No. 23 UCLA Returns Home To Meet Oregon State

Oct. 16, 2000


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GAME SEVEN -The UCLA Bruins, 4-2 overall and 1-2 in Pacific-10 Conference play, return to the Rose Bowl this Saturday afternoon to host the Oregon State Beavers (5-1, 2-1). Kickoff is scheduled for 3:30 p.m. The game will be televised live by Fox SportsWestNet 2 with Bill Macdonald and Mike Sherrard in the booth and Suzy Shuster on the sidelines.XTRA Sports 1150 and the Bruin Radio Network broadcasts all games throughout Southern California and parts of three other states with Chris Roberts and Billy Ray Smith in the booth and Matt Stevens on the sidelines.UCLA is currently ranked No. 23 by Associated Press and No. 24 by USA Today/ESPN. The Beavers are ranked 19th and 18th, respectively.This will be the first time in history that both teams have been ranked in the Top 25 entering the game. The only time the Bruins played a ranked Oregon State team was in 1957, when they upset No. 7 OSU, 26-7 at the L.A. Coliseum.


The 10 new members of the UCLA Athletic Hall of Fame will be introduced at halftime. They will be inducted prior to the game at ceremonies at Brookside Golf Course Clubhouse. The new members are: Lucius Allen, basketball, Jeanne Beauprey-Reeves, volleyball, John Brenner, track and field, George Farmer, football, Kim Hamilton, gymnastics, Carnell Lake, football, Billie Moore, basketball coach, Steve Salmons, volleyball, Eddie Sheldrake, basketball, and Dick Vermeil, football coach. All but Allen and Vermeil will be in attendance.

Two of UCLA's four 1999-2000 NCAA Championship teams -- women's gymnastics and women's indoor track and field -- will be introduced at the quarter breaks.

The first 10,000 fans entering the Rose Bowl will receive a sheet of UCLA Football trading cards, featuring the senior class.

Fans should plan on arriving early and picnicking at the Rose Bowl. UCLA is again sponsoring the Food Zone in Area H, just south of the bowl. Participating restaurants include Subway, Gourmet Sausage Company, In and Out Burger, American Pretzel, El Pollo Loco, Kettle Corn Caf�, Couple of Nuts, Java Shack, Tony's Pizza, Krispy Kreme Donuts and Cartworks. Cold beverages will be provided by Coca Cola and Evian.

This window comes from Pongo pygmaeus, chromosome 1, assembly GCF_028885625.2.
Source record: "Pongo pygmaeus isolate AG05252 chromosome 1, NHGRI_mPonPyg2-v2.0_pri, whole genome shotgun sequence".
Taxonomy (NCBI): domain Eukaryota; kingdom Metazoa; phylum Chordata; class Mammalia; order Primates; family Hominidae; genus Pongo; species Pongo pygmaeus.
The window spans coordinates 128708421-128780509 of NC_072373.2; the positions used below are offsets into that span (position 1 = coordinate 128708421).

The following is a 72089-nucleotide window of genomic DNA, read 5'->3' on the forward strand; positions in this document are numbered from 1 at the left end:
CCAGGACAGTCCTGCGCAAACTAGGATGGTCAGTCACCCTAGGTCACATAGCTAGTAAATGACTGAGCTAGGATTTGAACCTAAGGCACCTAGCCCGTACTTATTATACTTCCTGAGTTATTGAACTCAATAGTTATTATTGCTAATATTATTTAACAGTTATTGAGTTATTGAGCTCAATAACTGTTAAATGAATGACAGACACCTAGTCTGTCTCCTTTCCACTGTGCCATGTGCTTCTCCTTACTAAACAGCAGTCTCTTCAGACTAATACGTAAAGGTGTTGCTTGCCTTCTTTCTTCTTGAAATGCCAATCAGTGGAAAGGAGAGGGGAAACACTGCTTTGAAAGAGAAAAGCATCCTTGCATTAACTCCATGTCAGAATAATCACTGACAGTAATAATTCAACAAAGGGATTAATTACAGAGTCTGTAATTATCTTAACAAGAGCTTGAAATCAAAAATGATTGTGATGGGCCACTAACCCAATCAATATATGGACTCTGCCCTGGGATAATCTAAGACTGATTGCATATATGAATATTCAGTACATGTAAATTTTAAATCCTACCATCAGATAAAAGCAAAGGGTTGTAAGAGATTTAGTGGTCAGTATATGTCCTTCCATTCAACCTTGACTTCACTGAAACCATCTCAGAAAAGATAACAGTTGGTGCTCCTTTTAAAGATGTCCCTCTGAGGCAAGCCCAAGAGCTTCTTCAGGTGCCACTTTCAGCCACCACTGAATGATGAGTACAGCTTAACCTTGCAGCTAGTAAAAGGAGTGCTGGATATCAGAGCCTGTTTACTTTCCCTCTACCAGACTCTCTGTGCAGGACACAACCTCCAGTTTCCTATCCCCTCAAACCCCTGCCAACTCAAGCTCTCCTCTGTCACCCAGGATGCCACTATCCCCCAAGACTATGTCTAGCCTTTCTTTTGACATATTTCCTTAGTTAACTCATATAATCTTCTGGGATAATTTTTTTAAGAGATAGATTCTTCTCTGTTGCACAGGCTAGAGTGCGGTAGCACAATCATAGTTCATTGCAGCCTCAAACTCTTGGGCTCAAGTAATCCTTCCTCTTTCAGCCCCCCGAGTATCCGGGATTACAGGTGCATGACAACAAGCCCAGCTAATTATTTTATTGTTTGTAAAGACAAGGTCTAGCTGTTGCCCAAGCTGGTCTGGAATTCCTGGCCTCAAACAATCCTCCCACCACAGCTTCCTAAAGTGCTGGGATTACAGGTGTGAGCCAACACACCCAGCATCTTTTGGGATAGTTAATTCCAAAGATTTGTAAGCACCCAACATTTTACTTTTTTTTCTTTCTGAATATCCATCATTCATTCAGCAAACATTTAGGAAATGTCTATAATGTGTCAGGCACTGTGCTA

In an effort to promote student attendance, UCLA is offering free busing to the Rose Bowl for students with tickets to the games. Students must pick up a bus ticket by the close of business on Thursday. Busses will leave from the dormitory area and from Parking Lot 32.

Parking is available on the Brookside Golf Course for $5. For those who want to avoid the traffic in the Arroyo Seco, parking will again be available at the Ralph Parsons Engineering Building on Fair Oaks and Walnut in Pasadena. Parking at the Parsons Lot is $5 and the shuttle bus to and from the Rose Bowl is free. Shuttle service begins four hours prior to kickoff.

BRUIN HEAD COACH BOB TOLEDO -The Bruin head coach owns a record of 33-19 (22-13 in Pac-10 play) and a winning percentage of .635 during his four-plus years on the job. The 20-game winning streak snapped versus Miami on Dec. 5, 1998 was the longest in school history, twice as long as the previous streak (10, set in 1946 and tied in 1954-55).

Toledo is only the second coach in school history to win 10 regular-season games (Bert LaBrucherie in 1946) and only the second coach in school history to win 10 games in back-to-back seasons (Terry Donahue in 1987-88).

Under Toledo, UCLA is 26-6 when it scores at least 30 points and 13-1 when it scores at least 40. It is 7-13 when it scores 29 or fewer points. The Bruins are 27-3 when leading entering the fourth quarter, 2-0 when tied entering the final quarter and have won four times when trailing after three periods. UCLA is 22-3 when leading at the half and has won seven times after trailing at the half and four when tied at the half. The Bruins are now 3-1 in overtime contests, 0-1 this season.

Under Toledo, UCLA is 10-7 versus ranked teams. It has won three straight (last year versus Washington and this year against Alabama and Michigan) and is 9-2 in the last 11 games against Top 25 teams. Toledo is 2-1 versus Oregon State as the Bruin head coach.

MITCHELL LEADS NCAA -Junior flanker Freddie Mitchell now ranks No. 1 in the NCAA in receiving yards with his average of 122.7 per contest. His average of 19.37 yards per catch ranks No. 1 nationally among players in the NCAA Top 30 on receptions per game.

POST-SEASON HONORS -Senior defensive end Kenyon Coleman is on the Watch List' for the Bronco Nagurski Award, presented to the top defensive player in the nation. Junior wide receivers Freddie Mitchell and Brian Poli-Dixon are both on the pre-season list for the Biletnikoff Award, presented to the nation's top wide receiver. Linebackers Ryan Nece and Robert Thomas were named to the watch list for the Butkus Award which is given annually to the top collegiate linebacker in the nation.

Punter Nate Fikse has been added to the Watch List' for the Ray Guy Award, presented to the nation's top punter.

LAST GAME -In the longest game in UCLA history, the Bruins rallied from a 14-point fourth-quarter deficit, only to lose a triple-overtime thriller at California, 46-38.

The Bruins trailed 21-7 late in the first half before Cory Paus followed a Cal turnover with his second touchdown pass of the day to tight end Brian Fletcher to make the score 21-14 with 38 seconds remaining.